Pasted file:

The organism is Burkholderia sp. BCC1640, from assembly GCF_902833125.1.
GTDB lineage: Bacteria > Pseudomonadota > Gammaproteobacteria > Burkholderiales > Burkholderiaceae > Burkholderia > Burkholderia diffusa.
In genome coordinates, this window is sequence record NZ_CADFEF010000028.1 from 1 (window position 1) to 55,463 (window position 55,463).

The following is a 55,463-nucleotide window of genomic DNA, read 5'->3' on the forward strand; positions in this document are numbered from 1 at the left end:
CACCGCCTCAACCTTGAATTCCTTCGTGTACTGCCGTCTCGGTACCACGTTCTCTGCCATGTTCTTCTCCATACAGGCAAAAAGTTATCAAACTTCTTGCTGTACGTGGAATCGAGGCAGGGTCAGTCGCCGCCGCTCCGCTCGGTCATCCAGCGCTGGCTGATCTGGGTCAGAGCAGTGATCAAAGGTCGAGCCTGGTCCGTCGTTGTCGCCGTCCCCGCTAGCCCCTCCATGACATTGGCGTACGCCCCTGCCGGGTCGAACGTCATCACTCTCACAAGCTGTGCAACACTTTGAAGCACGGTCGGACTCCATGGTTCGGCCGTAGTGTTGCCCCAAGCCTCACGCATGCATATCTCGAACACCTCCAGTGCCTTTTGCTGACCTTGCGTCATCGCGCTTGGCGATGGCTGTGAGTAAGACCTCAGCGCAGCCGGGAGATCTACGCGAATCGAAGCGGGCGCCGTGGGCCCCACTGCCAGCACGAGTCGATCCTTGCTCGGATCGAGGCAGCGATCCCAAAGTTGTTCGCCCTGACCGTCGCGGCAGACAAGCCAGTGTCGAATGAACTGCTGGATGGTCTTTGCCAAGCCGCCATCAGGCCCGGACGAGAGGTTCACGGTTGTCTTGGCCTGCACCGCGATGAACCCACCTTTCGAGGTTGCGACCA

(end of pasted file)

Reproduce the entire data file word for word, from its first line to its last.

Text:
The organism is Burkholderia sp. BCC1640, from assembly GCF_902833125.1.
GTDB lineage: Bacteria > Pseudomonadota > Gammaproteobacteria > Burkholderiales > Burkholderiaceae > Burkholderia > Burkholderia diffusa.
In genome coordinates, this window is sequence record NZ_CADFEF010000028.1 from 1 (window position 1) to 55,463 (window position 55,463).

The following is a 55,463-nucleotide window of genomic DNA, read 5'->3' on the forward strand; positions in this document are numbered from 1 at the left end:
CACCGCCTCAACCTTGAATTCCTTCGTGTACTGCCGTCTCGGTACCACGTTCTCTGCCATGTTCTTCTCCATACAGGCAAAAAGTTATCAAACTTCTTGCTGTACGTGGAATCGAGGCAGGGTCAGTCGCCGCCGCTCCGCTCGGTCATCCAGCGCTGGCTGATCTGGGTCAGAGCAGTGATCAAAGGTCGAGCCTGGTCCGTCGTTGTCGCCGTCCCCGCTAGCCCCTCCATGACATTGGCGTACGCCCCTGCCGGGTCGAACGTCATCACTCTCACAAGCTGTGCAACACTTTGAAGCACGGTCGGACTCCATGGTTCGGCCGTAGTGTTGCCCCAAGCCTCACGCATGCATATCTCGAACACCTCCAGTGCCTTTTGCTGACCTTGCGTCATCGCGCTTGGCGATGGCTGTGAGTAAGACCTCAGCGCAGCCGGGAGATCTACGCGAATCGAAGCGGGCGCCGTGGGCCCCACTGCCAGCACGAGTCGATCCTTGCTCGGATCGAGGCAGCGATCCCAAAGTTGTTCGCCCTGACCGTCGCGGCAGACAAGCCAGTGTCGAATGAACTGCTGGATGGTCTTTGCCAAGCCGCCATCAGGCCCGGACGAGAGGTTCACGGTTGTCTTGGCCTGCACCGCGATGAACCCACCTTTCGAGGTTGCGACCA